SCO is evil.
      BayStar is more evil, because it funds companies to play the asshole/evil war against the big guns - encouraging companies to take up the rifles of Intellectual Property (and I don't just mean those companies being funded - I mean other companies seeing BayStar make a dollar and wanting to jump on the bandwagon).

      This ENCOURAGES shitty patents. The broader the better: the more you can sue.

      Linux must have looked like a fucking gold mine to BayStar.

      I find the whole idea disturbing. I'm crossing my fingers that before SCO dies, BayStar breathes its last too.
  • by Space_Soldier (628825) <not4_u@hotmail.com> on Sunday May 16, 2004 @10:25PM (#9170511)
    This is human nature. As much as we like "bad girls" or "bad boys", we always pick the good. In 90% of the stories, the hero (mostly good) wins.
  • by beanyk (230597) on Sunday May 16, 2004 @10:36PM (#9170546)
    Today is Groklaw's one-year anniversary!

    No, it's Groklaw's first anniversary. The "year" is baked in.
  • by pyrrhonist (701154) on Sunday May 16, 2004 @10:53PM (#9170605)
    Groklaw [groklaw.net] already broke this story [groklaw.net] hours ago.

    Fark and ArsTechnica probably have articles too.

    The /. editors are terrible.

    </satire>

  • by Animats (122034) on Sunday May 16, 2004 @10:55PM (#9170612) Homepage
    Groklaw has done a great job in dispelling Darl's FUD. Nobody takes SCO's threats seriously any more. Of course, Cravath and IBM are doing the heavy work, but nobody would notice without Groklaw. It's not at all common for pre-trial motions to be followed this closely.

    The remaining question for SCOX [yahoo.com] is "how low can it go"? Except for that bump in early April, when SCO tried, unsuccessfully, a stock buyback to prop up the price, the decline from 14 to 5 has been close to linear. If you just project the line out, SCOX goes to zero around late summer. It probably won't go to penny stock levels for a while, though; they have some cash left. But with no licensing revenue and a huge legal burn rate, they can't go on for all that long.

    The real question at this point, and it's one the players in the Open Source industry need to think about, is, who ends up with the rights to UNIX when SCO is gone? Sun? IBM? Red Hat? Boies?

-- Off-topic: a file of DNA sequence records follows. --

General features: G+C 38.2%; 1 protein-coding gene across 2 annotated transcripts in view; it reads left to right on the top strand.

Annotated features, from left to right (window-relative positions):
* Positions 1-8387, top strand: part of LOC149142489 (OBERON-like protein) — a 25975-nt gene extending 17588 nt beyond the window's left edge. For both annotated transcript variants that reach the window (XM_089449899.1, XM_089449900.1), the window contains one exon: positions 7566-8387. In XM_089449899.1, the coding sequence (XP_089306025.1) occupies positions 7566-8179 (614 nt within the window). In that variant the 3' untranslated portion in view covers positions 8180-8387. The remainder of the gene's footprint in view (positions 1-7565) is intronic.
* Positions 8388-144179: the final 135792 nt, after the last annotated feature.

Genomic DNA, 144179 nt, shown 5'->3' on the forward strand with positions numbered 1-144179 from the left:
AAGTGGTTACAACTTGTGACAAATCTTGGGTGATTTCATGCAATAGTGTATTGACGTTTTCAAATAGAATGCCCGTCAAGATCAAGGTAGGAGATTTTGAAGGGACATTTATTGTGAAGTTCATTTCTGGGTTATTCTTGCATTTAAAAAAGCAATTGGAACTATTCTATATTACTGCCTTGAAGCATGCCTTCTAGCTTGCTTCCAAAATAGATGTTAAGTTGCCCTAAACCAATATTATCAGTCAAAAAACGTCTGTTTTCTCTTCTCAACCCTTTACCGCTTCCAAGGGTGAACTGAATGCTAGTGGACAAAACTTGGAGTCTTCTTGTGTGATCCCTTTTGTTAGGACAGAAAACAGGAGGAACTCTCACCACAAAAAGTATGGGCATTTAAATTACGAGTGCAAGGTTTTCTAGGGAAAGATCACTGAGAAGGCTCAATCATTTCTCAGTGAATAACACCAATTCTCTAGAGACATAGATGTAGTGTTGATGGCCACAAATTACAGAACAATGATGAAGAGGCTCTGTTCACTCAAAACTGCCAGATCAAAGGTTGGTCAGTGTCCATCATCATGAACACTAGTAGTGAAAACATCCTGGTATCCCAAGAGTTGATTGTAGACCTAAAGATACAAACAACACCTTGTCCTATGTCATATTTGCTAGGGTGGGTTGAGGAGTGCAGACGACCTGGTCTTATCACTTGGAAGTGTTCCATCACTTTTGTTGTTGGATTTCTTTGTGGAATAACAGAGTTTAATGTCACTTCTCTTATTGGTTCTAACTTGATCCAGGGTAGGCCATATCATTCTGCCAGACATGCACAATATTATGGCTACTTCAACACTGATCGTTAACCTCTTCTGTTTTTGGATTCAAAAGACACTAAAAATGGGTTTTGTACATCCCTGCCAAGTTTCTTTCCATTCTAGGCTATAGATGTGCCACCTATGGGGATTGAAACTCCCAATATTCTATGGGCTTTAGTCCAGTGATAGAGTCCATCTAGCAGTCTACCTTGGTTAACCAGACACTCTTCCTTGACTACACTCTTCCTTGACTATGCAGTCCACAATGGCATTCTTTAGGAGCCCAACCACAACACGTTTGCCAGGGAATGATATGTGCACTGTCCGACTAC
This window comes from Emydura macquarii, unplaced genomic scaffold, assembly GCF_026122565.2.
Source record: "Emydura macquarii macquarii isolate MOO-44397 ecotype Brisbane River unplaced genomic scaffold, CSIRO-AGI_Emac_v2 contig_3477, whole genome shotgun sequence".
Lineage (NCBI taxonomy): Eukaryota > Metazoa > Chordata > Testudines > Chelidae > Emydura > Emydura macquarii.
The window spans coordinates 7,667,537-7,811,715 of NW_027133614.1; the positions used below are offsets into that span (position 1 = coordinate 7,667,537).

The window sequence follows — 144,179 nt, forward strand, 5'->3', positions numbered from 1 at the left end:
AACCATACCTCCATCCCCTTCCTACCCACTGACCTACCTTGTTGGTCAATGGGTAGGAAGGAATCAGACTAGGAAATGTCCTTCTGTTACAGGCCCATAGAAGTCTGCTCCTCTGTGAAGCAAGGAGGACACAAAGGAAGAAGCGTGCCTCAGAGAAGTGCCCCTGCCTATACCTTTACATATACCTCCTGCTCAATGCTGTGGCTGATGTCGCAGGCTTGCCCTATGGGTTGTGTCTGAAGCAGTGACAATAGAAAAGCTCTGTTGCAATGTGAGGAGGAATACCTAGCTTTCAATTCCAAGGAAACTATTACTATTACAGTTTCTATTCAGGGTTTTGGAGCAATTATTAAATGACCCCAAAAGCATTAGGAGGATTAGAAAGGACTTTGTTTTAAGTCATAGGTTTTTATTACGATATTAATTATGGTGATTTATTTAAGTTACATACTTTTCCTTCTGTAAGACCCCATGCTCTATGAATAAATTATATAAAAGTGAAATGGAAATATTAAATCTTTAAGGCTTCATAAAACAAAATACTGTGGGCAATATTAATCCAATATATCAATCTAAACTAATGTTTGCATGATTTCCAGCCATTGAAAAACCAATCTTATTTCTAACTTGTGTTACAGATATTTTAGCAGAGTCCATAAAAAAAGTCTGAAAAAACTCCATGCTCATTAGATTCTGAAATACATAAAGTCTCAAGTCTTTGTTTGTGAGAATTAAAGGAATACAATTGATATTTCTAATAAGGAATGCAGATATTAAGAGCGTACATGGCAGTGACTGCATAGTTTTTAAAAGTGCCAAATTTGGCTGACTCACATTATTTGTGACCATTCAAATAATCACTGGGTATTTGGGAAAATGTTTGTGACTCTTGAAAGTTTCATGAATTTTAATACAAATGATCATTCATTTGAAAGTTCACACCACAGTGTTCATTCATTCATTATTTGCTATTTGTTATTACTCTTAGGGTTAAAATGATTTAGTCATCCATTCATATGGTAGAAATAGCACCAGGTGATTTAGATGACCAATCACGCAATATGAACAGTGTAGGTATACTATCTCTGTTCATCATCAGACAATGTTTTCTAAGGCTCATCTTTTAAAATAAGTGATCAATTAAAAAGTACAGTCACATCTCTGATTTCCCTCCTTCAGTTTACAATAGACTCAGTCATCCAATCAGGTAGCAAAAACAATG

It's sad, in a way, to realize that the best thing the original UNIX can do is go away.

    • The real question at this point, and it's one the players in the Open Source industry need to think about, is, who ends up with the rights to UNIX when SCO is gone? Sun? IBM? Red Hat? Boies?

      Probably whoever ponies up enough money to buy what is left of SCO at the end of all of this. That might actually have some real value, and therefore SCO stock might actually not be worthless.

      • by AndroidCat (229562) on Sunday May 16, 2004 @11:37PM (#9170772) Homepage
        When you buy a company, you aquire its assets and its debts and liabilities. Buying them out before all the legal battles are over would be foolish, and afterwards I doubt that there will be much left.

        Wouldn't it make a nice picture with IBM and other claimants around the table carving the turkey on Thanksgiving? (Too bad it won't happen that soon unless SCO runs out of legal money.)

        • When you buy a company, you aquire its assets and its debts and liabilities. Buying them out before all the legal battles are over would be foolish, and afterwards I doubt that there will be much left.

          True, but with an important twist - the upside is unlimited if your skanky lawsuits are successful, but if you lose, the downside is limited to your investment - you simply fold up the company.

          That is both the beauty, and the curse, of the capitalist system and of corporations.

    • The remaining question for LNUX [yahoo.com] is "how low can it go"? If you just project the line out, LNUX goes to zero around late summer.

      It's sad, in a way, to realize that the best thing slashdot can do is go away.
      • Aww, boohoo. Its flamebait when the exact same evidence the grandparent used against SCO is turned against slashdot via OSDN and VA Software? Whats good for the goose is good for the gander kids. I thought /. was about the free exchange of ideas. Whoever modded that as flamebait should have their moderation priviledge revoked as a blatant abuser. My post contained nothing but facts, and the same facts that got the grandparent post modded +5. Thus proving once again, this website is full of shit and is
      • If you just project the line out, LNUX goes to zero around late summer.

        The rise and fall of stock prices generally follow the Normal Distribution [wolfram.com]. So the value will tend to level off to zero as time approaches infinity.
    • Who will own Unix? (Score:3, Interesting)

      by donnz (135658)
      I'm betting on Microsoft, maybe through Baystar but most likely directly.
      • by rossifer (581396) on Monday May 17, 2004 @02:37AM (#9171372) Journal
        I'm betting on Microsoft, maybe through Baystar but most likely directly.